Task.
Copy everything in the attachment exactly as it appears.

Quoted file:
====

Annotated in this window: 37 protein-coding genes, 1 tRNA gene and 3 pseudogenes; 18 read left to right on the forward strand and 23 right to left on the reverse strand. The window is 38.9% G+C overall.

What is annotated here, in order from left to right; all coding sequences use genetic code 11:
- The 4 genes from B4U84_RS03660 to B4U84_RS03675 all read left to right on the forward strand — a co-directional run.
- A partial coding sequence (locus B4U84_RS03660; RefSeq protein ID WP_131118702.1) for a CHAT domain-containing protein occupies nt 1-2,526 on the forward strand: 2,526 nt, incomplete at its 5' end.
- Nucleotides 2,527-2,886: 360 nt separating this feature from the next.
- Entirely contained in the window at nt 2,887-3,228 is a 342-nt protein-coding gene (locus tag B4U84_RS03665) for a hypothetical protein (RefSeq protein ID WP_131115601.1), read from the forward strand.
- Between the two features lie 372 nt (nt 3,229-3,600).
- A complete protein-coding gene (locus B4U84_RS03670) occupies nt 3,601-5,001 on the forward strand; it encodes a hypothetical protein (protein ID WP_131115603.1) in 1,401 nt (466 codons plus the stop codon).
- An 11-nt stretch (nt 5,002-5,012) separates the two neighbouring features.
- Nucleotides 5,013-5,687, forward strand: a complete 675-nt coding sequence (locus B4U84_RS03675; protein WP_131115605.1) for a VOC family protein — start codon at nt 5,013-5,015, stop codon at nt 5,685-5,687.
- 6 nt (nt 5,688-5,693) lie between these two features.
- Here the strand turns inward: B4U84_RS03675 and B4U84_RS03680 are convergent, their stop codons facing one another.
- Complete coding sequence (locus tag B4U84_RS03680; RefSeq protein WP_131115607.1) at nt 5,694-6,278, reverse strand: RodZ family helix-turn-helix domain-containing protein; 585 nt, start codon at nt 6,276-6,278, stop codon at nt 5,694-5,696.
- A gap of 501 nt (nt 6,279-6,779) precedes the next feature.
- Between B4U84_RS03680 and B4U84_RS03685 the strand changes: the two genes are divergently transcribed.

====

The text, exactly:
Annotated in this window: 37 protein-coding genes, 1 tRNA gene and 3 pseudogenes; 18 read left to right on the forward strand and 23 right to left on the reverse strand. The window is 38.9% G+C overall.

What is annotated here, in order from left to right; all coding sequences use genetic code 11:
- The 4 genes from B4U84_RS03660 to B4U84_RS03675 all read left to right on the forward strand — a co-directional run.
- A partial coding sequence (locus B4U84_RS03660; RefSeq protein ID WP_131118702.1) for a CHAT domain-containing protein occupies nt 1-2,526 on the forward strand: 2,526 nt, incomplete at its 5' end.
- Nucleotides 2,527-2,886: 360 nt separating this feature from the next.
- Entirely contained in the window at nt 2,887-3,228 is a 342-nt protein-coding gene (locus tag B4U84_RS03665) for a hypothetical protein (RefSeq protein ID WP_131115601.1), read from the forward strand.
- Between the two features lie 372 nt (nt 3,229-3,600).
- A complete protein-coding gene (locus B4U84_RS03670) occupies nt 3,601-5,001 on the forward strand; it encodes a hypothetical protein (protein ID WP_131115603.1) in 1,401 nt (466 codons plus the stop codon).
- An 11-nt stretch (nt 5,002-5,012) separates the two neighbouring features.
- Nucleotides 5,013-5,687, forward strand: a complete 675-nt coding sequence (locus B4U84_RS03675; protein WP_131115605.1) for a VOC family protein — start codon at nt 5,013-5,015, stop codon at nt 5,685-5,687.
- 6 nt (nt 5,688-5,693) lie between these two features.
- Here the strand turns inward: B4U84_RS03675 and B4U84_RS03680 are convergent, their stop codons facing one another.
- Complete coding sequence (locus tag B4U84_RS03680; RefSeq protein WP_131115607.1) at nt 5,694-6,278, reverse strand: RodZ family helix-turn-helix domain-containing protein; 585 nt, start codon at nt 6,276-6,278, stop codon at nt 5,694-5,696.
- A gap of 501 nt (nt 6,279-6,779) precedes the next feature.
- Between B4U84_RS03680 and B4U84_RS03685 the strand changes: the two genes are divergently transcribed.